Connecticut has specific rules regarding the use of seclusionary time out. You may read the rules here.

The rule states that “no provider shall involuntarily place a person at risk in seclusion (there are two exceptions). This means that a child may not be placed there against his/her will (with those exceptions).

The state went on to define seclusion as the confinement of a person in a room, whether alone or with staff supervision, in a manner that prevents the person from leaving.

Seclusion may be used in an emergency. But remember, an emergency does not happen daily as described in these news reports. The rules also state that if seclusion is used, “it must be part of the IEP of that person AND that other less restrictive, positive behavior interventions appropriate to the behavior exhibited by the person at risk have been implemented but were ineffective.”

The rules also state that if seclusion as a behavior intervention is repeated more than two times in any school quarter, the IEP team must meet to review the use of seclusion, consider additional evaluations or assessments, and may even revise the child’s IEP.

Most importantly, when a student is placed in seclusion, school staff must attempt to notify the parents on the same day or within 24 hours. They may use phone, email, or a note home. Parents must receive a copy of the incident report within 2 days. The state even provides a sample of the incident report form that could be used.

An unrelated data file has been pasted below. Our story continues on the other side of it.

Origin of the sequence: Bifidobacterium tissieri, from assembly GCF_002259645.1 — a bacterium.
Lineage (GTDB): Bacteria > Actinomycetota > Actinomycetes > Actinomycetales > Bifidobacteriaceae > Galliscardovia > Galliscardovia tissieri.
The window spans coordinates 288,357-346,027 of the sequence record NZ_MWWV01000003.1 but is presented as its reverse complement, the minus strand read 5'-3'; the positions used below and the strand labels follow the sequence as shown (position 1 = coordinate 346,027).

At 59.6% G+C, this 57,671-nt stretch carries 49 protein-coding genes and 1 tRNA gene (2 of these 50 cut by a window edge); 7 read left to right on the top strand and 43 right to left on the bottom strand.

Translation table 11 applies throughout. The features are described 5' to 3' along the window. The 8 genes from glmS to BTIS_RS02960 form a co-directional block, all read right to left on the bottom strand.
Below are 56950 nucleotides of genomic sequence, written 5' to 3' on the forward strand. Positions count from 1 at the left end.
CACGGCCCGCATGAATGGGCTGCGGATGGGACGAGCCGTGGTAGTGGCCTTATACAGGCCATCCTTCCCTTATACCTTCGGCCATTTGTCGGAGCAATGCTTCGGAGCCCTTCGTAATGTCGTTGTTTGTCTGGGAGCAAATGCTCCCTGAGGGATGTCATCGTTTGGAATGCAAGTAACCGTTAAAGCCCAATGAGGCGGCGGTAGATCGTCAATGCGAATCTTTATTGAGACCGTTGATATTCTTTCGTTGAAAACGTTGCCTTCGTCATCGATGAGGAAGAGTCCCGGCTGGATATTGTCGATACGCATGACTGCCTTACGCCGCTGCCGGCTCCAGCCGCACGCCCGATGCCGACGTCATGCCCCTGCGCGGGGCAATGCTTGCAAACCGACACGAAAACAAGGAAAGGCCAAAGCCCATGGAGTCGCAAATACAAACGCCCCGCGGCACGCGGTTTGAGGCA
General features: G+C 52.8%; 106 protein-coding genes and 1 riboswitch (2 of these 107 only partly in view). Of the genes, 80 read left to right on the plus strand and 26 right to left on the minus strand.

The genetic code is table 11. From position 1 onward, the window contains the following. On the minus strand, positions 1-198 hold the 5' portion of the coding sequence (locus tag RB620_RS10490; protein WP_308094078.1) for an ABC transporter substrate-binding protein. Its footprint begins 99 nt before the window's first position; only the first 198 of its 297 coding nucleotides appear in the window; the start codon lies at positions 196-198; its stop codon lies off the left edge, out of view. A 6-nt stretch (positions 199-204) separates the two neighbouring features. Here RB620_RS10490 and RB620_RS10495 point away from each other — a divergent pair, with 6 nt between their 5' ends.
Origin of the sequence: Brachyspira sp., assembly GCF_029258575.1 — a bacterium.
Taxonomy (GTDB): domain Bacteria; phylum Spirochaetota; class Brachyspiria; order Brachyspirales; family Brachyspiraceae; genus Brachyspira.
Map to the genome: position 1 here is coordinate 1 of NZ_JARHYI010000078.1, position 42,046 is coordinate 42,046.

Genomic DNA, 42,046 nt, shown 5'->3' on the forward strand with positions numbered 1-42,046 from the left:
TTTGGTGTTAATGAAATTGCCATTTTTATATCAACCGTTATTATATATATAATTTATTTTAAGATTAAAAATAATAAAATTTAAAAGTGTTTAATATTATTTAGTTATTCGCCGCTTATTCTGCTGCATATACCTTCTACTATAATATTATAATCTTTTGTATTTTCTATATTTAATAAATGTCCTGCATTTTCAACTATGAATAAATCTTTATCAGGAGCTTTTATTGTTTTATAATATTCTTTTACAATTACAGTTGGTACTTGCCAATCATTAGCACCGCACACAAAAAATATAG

And finally, the rule states that any staff who uses seclusion must be trained in that technique.

Please note that this rule applies only to students who have an IEP. Students who do not have identified disabilities do not have the same rights.

What Should Parents Do to Prevent the Use of Scream Rooms/Time Out Rooms?

If your child does not have a disability, then you should meet with your principal to discuss the use of such procedures. Again, your child does not have the same rights as children with IEPs.

If your child has an IEP, then you should:

  1. Learn your state’s rules about seclusionary time out
  2. Review your child’s IEP to be certain that it does not include seclusionary time out
  3. If you have concerns about your child’s behavior, you should request the IEP team to complete a Functional Behavioral Assessment (FBA)

We hope that none of your children have experienced these rooms. We also hope that we have helped you prevent the use of these rooms on your child.